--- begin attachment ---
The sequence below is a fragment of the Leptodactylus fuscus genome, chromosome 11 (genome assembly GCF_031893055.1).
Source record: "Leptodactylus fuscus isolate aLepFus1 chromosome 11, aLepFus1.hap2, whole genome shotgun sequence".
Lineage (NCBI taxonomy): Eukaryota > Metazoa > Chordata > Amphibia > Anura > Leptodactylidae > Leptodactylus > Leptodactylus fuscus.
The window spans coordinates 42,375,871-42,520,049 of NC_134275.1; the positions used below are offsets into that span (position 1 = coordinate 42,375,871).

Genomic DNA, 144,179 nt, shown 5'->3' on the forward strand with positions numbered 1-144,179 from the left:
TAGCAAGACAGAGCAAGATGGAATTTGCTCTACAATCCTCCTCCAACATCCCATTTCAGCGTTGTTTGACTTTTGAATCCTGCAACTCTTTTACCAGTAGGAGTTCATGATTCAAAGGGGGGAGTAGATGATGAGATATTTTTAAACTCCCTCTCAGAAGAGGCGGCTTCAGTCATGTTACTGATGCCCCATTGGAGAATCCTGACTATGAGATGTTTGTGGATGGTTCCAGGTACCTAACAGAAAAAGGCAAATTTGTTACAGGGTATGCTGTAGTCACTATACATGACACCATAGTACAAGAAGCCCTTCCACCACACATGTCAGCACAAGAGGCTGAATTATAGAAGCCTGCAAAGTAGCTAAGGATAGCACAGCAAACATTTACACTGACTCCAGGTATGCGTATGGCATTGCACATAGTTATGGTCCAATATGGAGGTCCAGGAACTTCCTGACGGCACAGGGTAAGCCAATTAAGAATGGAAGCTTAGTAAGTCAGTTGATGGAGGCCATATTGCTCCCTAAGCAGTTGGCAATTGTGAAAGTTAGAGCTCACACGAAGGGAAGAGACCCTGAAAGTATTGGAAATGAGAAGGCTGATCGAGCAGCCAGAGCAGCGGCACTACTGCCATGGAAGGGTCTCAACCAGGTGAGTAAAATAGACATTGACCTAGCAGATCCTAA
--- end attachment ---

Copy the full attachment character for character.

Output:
The sequence below is a fragment of the Leptodactylus fuscus genome, chromosome 11 (genome assembly GCF_031893055.1).
Source record: "Leptodactylus fuscus isolate aLepFus1 chromosome 11, aLepFus1.hap2, whole genome shotgun sequence".
Lineage (NCBI taxonomy): Eukaryota > Metazoa > Chordata > Amphibia > Anura > Leptodactylidae > Leptodactylus > Leptodactylus fuscus.
The window spans coordinates 42,375,871-42,520,049 of NC_134275.1; the positions used below are offsets into that span (position 1 = coordinate 42,375,871).

Genomic DNA, 144,179 nt, shown 5'->3' on the forward strand with positions numbered 1-144,179 from the left:
TAGCAAGACAGAGCAAGATGGAATTTGCTCTACAATCCTCCTCCAACATCCCATTTCAGCGTTGTTTGACTTTTGAATCCTGCAACTCTTTTACCAGTAGGAGTTCATGATTCAAAGGGGGGAGTAGATGATGAGATATTTTTAAACTCCCTCTCAGAAGAGGCGGCTTCAGTCATGTTACTGATGCCCCATTGGAGAATCCTGACTATGAGATGTTTGTGGATGGTTCCAGGTACCTAACAGAAAAAGGCAAATTTGTTACAGGGTATGCTGTAGTCACTATACATGACACCATAGTACAAGAAGCCCTTCCACCACACATGTCAGCACAAGAGGCTGAATTATAGAAGCCTGCAAAGTAGCTAAGGATAGCACAGCAAACATTTACACTGACTCCAGGTATGCGTATGGCATTGCACATAGTTATGGTCCAATATGGAGGTCCAGGAACTTCCTGACGGCACAGGGTAAGCCAATTAAGAATGGAAGCTTAGTAAGTCAGTTGATGGAGGCCATATTGCTCCCTAAGCAGTTGGCAATTGTGAAAGTTAGAGCTCACACGAAGGGAAGAGACCCTGAAAGTATTGGAAATGAGAAGGCTGATCGAGCAGCCAGAGCAGCGGCACTACTGCCATGGAAGGGTCTCAACCAGGTGAGTAAAATAGACATTGACCTAGCAGATCCTAA